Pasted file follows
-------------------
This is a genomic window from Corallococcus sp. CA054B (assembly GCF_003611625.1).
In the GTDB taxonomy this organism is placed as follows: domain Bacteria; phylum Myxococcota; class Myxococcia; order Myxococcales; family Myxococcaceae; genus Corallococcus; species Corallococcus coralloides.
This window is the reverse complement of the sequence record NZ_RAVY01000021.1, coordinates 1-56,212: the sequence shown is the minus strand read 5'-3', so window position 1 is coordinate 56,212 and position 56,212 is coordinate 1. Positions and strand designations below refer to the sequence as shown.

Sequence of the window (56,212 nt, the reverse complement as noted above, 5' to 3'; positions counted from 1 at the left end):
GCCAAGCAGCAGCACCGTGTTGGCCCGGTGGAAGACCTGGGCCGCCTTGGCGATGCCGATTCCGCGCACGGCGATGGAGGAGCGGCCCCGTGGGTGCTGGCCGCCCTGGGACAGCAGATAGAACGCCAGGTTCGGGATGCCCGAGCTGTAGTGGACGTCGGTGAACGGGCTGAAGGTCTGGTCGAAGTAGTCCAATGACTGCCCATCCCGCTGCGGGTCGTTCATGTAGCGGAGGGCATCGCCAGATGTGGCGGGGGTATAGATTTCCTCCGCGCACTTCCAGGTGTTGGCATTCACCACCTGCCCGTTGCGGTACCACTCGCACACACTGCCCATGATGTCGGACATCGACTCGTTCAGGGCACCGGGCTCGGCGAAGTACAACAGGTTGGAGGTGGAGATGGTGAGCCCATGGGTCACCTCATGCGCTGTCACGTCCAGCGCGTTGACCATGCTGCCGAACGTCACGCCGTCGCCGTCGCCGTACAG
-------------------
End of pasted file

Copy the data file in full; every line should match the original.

This is a genomic window from Corallococcus sp. CA054B (assembly GCF_003611625.1).
In the GTDB taxonomy this organism is placed as follows: domain Bacteria; phylum Myxococcota; class Myxococcia; order Myxococcales; family Myxococcaceae; genus Corallococcus; species Corallococcus coralloides.
This window is the reverse complement of the sequence record NZ_RAVY01000021.1, coordinates 1-56,212: the sequence shown is the minus strand read 5'-3', so window position 1 is coordinate 56,212 and position 56,212 is coordinate 1. Positions and strand designations below refer to the sequence as shown.

Sequence of the window (56,212 nt, the reverse complement as noted above, 5' to 3'; positions counted from 1 at the left end):
GCCAAGCAGCAGCACCGTGTTGGCCCGGTGGAAGACCTGGGCCGCCTTGGCGATGCCGATTCCGCGCACGGCGATGGAGGAGCGGCCCCGTGGGTGCTGGCCGCCCTGGGACAGCAGATAGAACGCCAGGTTCGGGATGCCCGAGCTGTAGTGGACGTCGGTGAACGGGCTGAAGGTCTGGTCGAAGTAGTCCAATGACTGCCCATCCCGCTGCGGGTCGTTCATGTAGCGGAGGGCATCGCCAGATGTGGCGGGGGTATAGATTTCCTCCGCGCACTTCCAGGTGTTGGCATTCACCACCTGCCCGTTGCGGTACCACTCGCACACACTGCCCATGATGTCGGACATCGACTCGTTCAGGGCACCGGGCTCGGCGAAGTACAACAGGTTGGAGGTGGAGATGGTGAGCCCATGGGTCACCTCATGCGCTGTCACGTCCAGCGCGTTGACCATGCTGCCGAACGTCACGCCGTCGCCGTCGCCGTACAG